It doesn't matter if they raise taxes by $47 million, $75 million, $150 million, or $400 million. With this city council in charge of the money, I guarantee that 5 years from now the situation will be worse than ever. Yeah, gluck with that sunset clause! What good is it to house 500 if 1000 take their place? Success shouldn't be based on numbers housed or sheltered, success should be based on how many less vagrants we have roaming the streets, period.
Garrett, Kshama Sawant said pretty clearly that none of this is the preferred socialist solution, and that this tax is not her preferred tax. She compromise it a compromise: "even a smaller tax is huge victory & pushback on corporate bullying. BUT imagine what our movement could've won w CM's who fought w us rather than limiting themselves to what's acceptable to big biz & establishment".
Whether you agree or disagree with any of that, the explanation for what the Sawant cultists think is right there for you if you care to read it.
I don't like Sawant (or O'Brien) all that much, but if you're going to criticize them, at least pay attention to the basic facts. I really don't like Durkan at all, but when Nikkita Oliver wildly misrepresented an innocuous remark as 'racist', the whole dialog went off the rails.
Let's all get the basic facts straight and then argue about that. The sky is blue. Two and two is four.
How is that tu quoque? I asked a simple question, you dumb fuck. He should be willing to do as he demands others.
I think where we diverge is that I find statements like that to be content-free empty rhetoric. Look, does the 'movement' have an actual idea/plan about what to do that we can all examine and debate or not -- or would that be off-limits, because I've noticed we're not all on the same page when it comes to speech anymore.
If I am speaking in ignorance then I would much appreciate an education as to the concerted efforts of SA (or the individuals you have mentioned), regarding structural and organizational reforms that would result in greater efficiency within the current system, or those efforts that would otherwise resemble functional social welfare systems found elsewhere. I cannot say I have really heard of any, just a lot of 'fuck corporations' and 'tax the rich.'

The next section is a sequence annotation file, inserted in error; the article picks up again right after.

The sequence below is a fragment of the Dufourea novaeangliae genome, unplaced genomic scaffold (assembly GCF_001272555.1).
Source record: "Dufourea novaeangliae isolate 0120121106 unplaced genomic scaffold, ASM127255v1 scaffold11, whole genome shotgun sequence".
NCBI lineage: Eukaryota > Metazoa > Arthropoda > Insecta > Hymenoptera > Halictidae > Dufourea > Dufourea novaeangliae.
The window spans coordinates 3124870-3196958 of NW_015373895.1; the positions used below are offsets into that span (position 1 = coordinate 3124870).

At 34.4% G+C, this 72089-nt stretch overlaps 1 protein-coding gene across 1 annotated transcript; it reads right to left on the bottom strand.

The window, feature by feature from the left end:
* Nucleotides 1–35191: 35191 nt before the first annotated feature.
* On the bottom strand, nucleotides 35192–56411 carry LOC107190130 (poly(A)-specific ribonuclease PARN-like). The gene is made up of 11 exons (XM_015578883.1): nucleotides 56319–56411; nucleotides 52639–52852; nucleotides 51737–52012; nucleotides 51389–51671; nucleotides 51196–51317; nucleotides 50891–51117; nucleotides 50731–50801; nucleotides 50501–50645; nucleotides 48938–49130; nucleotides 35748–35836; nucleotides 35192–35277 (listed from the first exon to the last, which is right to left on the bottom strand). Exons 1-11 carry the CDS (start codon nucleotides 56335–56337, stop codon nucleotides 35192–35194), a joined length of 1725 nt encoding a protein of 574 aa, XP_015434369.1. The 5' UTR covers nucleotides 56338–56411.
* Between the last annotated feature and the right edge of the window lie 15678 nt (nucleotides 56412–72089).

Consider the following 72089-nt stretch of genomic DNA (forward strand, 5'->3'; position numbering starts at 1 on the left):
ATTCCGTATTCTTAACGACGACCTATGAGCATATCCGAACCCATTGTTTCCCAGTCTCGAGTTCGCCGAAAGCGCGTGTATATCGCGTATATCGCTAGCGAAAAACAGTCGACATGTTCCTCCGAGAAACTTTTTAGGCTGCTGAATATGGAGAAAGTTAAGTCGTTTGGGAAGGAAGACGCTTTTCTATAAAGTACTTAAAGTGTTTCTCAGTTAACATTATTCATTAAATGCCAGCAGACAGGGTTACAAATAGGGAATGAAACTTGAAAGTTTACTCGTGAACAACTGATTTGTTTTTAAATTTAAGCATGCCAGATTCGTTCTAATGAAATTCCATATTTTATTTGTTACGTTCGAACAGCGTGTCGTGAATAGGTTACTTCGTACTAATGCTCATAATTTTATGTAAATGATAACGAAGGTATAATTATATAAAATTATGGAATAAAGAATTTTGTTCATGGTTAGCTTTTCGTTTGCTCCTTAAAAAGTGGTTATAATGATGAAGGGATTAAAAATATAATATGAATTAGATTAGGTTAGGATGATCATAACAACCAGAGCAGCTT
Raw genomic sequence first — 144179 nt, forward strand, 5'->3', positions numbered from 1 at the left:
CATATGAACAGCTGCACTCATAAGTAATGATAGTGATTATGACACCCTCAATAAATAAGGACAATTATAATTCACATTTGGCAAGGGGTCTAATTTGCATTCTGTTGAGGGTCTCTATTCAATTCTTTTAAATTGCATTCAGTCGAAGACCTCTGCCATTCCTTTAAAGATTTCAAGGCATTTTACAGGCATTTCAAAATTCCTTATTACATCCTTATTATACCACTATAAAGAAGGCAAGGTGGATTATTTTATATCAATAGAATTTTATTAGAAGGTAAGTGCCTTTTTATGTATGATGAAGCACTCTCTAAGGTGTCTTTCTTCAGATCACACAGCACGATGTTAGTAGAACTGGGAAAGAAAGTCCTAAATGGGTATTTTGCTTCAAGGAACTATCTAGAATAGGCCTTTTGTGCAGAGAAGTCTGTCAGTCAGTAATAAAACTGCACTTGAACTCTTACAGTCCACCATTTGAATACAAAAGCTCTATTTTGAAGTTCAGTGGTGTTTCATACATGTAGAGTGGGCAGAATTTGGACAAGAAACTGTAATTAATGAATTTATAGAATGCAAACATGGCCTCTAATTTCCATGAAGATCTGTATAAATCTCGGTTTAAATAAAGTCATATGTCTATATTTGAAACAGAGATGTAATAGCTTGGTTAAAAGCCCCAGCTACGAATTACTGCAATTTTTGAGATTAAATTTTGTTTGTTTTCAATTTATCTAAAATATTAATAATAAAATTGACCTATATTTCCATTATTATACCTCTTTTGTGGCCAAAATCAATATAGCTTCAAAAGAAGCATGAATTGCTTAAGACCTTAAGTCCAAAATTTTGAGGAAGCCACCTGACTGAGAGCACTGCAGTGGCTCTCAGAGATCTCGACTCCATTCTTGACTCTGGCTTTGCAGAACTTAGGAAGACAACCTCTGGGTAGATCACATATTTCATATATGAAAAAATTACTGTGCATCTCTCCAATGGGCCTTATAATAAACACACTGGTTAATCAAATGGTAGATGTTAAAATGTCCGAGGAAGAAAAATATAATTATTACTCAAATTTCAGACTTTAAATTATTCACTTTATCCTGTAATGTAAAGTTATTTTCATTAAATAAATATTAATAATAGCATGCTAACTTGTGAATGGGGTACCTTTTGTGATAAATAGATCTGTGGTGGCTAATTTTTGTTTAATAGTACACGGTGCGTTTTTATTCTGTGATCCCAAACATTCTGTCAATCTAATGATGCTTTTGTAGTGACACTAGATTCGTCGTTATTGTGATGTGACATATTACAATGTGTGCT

At least from much of the reporting I've seen it would appear that they mostly just like to engage in shows of force and sloganeering demands for increased spending going towards the private partners of the PPPs. If it's just a 'something is better than nothing' plan, fine, but I for one could do without all the overblown BS.
@59 I was polite about it, and you weren't. You're the problem here.
@53, @56: The other of the two reports is, "Seattle/King County: Homeless System Performance Assessment and Recommendations with Particular Emphasis on Single Adults", which was released in August 2016, a month after the Poppe report. It has something (strong) to say about coupling housing the homeless with increasing the supply of affordable housing:
"However, expanded affordable housing is not a precondition for reducing homelessness. The community has to commit to making an impact on the problem with the existing housing inventory or there may never be a significant reduction. Waiting for enough housing to be produced means continuing to tolerate the current situation..."
(Words in between asterisks were italicized in the original report, which is here: http://www.seattle.gov/Documents/Departments/pathwayshome/FS.pdf)
"At least from much of the reporting I've seen it would appear that they mostly just like to engage in shows of force and sloganeering demands for increased spending going towards the private partners of the PPPs."
Bingo. I would have noted they show no interest whatsoever in discovering where all of the money we have already spent has gone, and why we have a growing homeless population in spite of all our spending.
This is civic policy-making malpractice, pure and simple.
@61- I'm sorry. Does that assuage your butt-hurt?